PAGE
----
Declaration of Conflicting Interests
The author(s) declared no potential conflicts of interest with respect to the research, authorship, and/or publication of this article.
The author(s) received no financial support for the research, authorship, and/or publication of this article.
Details of the Second-Stage Regressions Including Heckman Correction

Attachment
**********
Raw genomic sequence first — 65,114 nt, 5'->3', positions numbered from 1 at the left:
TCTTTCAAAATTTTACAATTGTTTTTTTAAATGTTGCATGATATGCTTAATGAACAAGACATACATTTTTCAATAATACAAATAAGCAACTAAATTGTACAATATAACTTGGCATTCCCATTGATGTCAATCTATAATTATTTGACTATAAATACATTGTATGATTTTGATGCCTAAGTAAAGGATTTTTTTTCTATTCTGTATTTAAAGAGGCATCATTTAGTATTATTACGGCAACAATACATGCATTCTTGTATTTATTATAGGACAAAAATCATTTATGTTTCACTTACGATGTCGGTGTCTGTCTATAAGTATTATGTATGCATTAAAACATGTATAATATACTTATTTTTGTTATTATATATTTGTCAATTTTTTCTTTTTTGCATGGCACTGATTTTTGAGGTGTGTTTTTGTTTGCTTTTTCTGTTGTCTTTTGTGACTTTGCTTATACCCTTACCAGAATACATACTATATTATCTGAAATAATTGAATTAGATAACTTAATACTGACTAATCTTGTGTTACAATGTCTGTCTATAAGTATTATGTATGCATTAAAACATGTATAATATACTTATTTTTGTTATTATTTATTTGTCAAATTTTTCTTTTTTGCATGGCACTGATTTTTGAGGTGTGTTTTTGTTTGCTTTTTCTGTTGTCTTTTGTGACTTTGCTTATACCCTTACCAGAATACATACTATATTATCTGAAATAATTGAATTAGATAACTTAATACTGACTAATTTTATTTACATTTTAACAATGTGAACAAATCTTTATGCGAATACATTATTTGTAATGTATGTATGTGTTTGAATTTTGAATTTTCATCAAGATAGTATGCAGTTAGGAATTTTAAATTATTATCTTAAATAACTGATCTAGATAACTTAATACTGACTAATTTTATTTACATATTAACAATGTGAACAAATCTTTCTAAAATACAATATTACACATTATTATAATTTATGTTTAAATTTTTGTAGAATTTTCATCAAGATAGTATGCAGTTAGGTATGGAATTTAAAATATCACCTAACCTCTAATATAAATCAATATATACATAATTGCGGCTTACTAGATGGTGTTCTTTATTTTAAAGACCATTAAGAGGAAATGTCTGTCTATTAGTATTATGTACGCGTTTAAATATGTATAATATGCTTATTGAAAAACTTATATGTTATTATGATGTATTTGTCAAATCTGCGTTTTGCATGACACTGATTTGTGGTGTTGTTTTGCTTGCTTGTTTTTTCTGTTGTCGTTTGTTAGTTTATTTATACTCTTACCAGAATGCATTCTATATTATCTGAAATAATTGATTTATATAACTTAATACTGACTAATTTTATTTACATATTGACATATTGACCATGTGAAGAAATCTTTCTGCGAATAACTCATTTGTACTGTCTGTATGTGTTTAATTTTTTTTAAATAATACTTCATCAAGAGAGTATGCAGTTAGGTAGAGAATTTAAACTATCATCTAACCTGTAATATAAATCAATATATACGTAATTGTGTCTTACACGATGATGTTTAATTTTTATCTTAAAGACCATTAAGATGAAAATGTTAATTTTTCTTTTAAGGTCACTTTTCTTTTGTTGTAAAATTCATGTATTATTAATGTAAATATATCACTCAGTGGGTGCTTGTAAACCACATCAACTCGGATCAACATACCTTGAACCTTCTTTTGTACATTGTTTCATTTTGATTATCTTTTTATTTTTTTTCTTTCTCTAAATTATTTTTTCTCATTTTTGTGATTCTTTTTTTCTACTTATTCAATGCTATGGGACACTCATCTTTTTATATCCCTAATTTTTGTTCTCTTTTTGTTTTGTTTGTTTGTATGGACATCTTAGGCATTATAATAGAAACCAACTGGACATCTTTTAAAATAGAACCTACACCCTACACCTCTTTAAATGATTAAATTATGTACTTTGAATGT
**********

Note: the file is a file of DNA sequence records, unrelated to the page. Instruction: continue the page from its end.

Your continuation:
Although the second-stage regressions are not sufficient to test the hypotheses, they provide some evidence to evaluate the impact of adoption on salary costs and process quality after factoring out computerized physician order entry (CPOE) usage. Coefficients presented in Tables Al, A2, and A3 should be interpreted as the regressors' effect among hospitals with the given level of CPOE usage. Note that the IT coefficients (decision support and Electronic Medication Administration Records [EMAR]) are largely insignificant. This suggests that adoption (without usage) has almost no impact on pharmacy salary costs, nursing salary costs, or compliance.